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  5. "李先生,这是王小姐。"

"李先生,这是王小姐。"

Translation:Mr. Li, this is Miss Wang.

February 11, 2018

10 Comments


https://www.duolingo.com/profile/DestinationVoid

'In mainland China, 小姐 is less used to mean “young lady” because the meaning “prostitute” took over the original meaning; 女士 (nǚshì) is used instead. ' - wiktionary


https://www.duolingo.com/profile/LlamaScota

Looks like Duolingo wants us to get in trouble.


https://www.duolingo.com/profile/CinnamonTe1

Would it be considered offensive even if it is used together with a proper last name?


https://www.duolingo.com/profile/Chris349250

It won't accept Ms Li only Miss li


https://www.duolingo.com/profile/hippietrail

It should always accept both "Lee" and "Li" for the surname 李.


https://www.duolingo.com/profile/Dr_Jerry

Why should it accept an Englishization of the Chinese?


https://www.duolingo.com/profile/hippietrail

Because there are people with Anglicized Chinese names. Quite a lot of them actually. Jet Li is Li. Bruce Lee is Lee. Lee and Li are both Anglicizations of Chinese. Pinyin became official for Mandarin generations after many Chinese families moved to other countries.


https://www.duolingo.com/profile/Dr_Jerry

But that misses the point, and is Anglocentric besides. The point is Duo is teaching Chinese characters, and 李 is lǐ, not lee.


https://www.duolingo.com/profile/Riven333

But 李 isn't lǐ or lee, it's actually... well... just 李. Pinyin is a Romanization of a written language that existed for thousands of years prior without it. It is Western-centric by nature and has had multiple different attempts that have resulted in different spelling variation (which is why Hong Kong is Hong Kong instead of Xiang Gang) . If we wanted to be learning a phonetic system closer to original Chinese script we should be learning the bopomofo alphabet, but that's not what the party pursued during the language reforms in the 50's.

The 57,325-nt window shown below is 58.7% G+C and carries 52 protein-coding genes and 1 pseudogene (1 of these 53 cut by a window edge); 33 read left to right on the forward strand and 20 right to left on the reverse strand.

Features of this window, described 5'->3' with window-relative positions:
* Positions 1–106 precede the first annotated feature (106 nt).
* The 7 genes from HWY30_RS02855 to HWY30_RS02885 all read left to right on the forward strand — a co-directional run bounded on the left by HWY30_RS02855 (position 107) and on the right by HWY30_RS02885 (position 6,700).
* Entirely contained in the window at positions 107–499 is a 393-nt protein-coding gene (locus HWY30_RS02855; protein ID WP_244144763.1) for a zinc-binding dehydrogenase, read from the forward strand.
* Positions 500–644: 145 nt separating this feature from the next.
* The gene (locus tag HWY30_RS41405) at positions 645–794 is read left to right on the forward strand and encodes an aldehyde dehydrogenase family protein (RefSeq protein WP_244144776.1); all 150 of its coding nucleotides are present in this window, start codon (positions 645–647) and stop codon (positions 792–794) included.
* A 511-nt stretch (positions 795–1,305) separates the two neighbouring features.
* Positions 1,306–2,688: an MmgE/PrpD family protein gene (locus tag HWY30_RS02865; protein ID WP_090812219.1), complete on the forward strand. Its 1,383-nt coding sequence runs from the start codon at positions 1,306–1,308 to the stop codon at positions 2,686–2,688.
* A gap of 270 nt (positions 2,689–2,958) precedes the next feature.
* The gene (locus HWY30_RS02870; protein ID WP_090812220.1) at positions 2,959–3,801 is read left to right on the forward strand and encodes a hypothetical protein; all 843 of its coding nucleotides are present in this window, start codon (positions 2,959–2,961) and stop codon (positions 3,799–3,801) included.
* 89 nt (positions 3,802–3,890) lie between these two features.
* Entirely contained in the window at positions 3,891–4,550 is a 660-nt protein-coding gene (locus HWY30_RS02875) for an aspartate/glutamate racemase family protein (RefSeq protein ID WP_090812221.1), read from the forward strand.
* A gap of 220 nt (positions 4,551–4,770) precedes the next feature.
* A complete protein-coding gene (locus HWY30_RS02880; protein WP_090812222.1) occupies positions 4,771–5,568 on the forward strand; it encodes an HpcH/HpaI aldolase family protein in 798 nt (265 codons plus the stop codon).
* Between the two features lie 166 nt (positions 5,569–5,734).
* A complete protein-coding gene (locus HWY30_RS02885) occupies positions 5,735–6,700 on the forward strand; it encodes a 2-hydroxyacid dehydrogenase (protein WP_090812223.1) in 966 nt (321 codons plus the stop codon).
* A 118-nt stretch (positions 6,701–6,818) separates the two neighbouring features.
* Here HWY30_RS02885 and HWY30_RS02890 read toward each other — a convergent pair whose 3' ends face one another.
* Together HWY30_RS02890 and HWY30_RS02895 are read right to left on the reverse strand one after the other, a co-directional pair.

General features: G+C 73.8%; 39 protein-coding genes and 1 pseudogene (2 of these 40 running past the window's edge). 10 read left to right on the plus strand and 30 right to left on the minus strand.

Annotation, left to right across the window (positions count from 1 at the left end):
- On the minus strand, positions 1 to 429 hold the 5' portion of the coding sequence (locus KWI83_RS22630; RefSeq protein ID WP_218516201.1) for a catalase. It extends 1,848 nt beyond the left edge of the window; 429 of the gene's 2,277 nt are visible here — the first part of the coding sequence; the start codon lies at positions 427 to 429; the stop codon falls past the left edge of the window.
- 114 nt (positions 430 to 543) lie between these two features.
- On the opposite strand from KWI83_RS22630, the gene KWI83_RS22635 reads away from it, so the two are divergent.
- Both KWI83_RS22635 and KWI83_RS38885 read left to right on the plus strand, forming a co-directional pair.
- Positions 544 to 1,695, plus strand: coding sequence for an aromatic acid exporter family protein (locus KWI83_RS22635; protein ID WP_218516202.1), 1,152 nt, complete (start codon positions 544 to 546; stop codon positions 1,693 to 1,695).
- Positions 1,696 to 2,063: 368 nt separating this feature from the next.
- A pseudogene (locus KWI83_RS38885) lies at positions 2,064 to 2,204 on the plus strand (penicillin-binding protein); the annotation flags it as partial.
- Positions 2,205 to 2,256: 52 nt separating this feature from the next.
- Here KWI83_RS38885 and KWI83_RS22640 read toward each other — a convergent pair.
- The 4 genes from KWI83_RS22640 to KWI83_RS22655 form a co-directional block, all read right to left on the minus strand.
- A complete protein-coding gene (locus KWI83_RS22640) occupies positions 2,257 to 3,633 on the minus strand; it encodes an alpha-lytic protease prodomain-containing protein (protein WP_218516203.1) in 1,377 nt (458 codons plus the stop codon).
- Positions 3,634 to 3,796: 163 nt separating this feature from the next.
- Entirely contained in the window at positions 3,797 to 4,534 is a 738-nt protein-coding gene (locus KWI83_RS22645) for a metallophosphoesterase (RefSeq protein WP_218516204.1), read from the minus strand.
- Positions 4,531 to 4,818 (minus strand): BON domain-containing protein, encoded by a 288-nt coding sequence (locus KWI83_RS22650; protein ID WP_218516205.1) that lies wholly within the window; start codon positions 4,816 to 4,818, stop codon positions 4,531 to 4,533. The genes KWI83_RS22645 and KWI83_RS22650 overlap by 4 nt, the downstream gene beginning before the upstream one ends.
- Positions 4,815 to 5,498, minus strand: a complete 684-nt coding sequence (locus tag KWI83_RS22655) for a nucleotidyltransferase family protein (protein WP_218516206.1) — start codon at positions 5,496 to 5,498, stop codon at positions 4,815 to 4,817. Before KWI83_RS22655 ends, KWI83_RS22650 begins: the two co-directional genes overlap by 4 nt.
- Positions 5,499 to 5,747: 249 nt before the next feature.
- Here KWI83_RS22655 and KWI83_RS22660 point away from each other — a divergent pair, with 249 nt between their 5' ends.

Duolingo choosing to accept Li and Lee interchangeably is not Anglocentric because really Duolingo choosing to accept either Li or Lee is Anglo/western centric.

I think Hippietrail's argument is born out answering the sentence problems, and since many Chinese people chose to Anglicize their names in different ways, there is now a many-to-one relationship between 李 and {Li, Lee} when used as Surnames. These should be accepted either way for a surname.

Dr_Jerry's focus is on what should be taught since it isn't efficient to learn multiple systems of pinyin simultaneously, which is correct as well. Which is why Duolingo should be consistent when it teaches Hanyu Pinyin and should always display or teach 李 as lǐ. It also probably shouldn't accept alternative pinyin variants for anything other than names, since that would be really difficult to maintain and do text validation at scale.


https://www.duolingo.com/profile/LawrenceHa271049

I got many of the names wrong because of auto correct.

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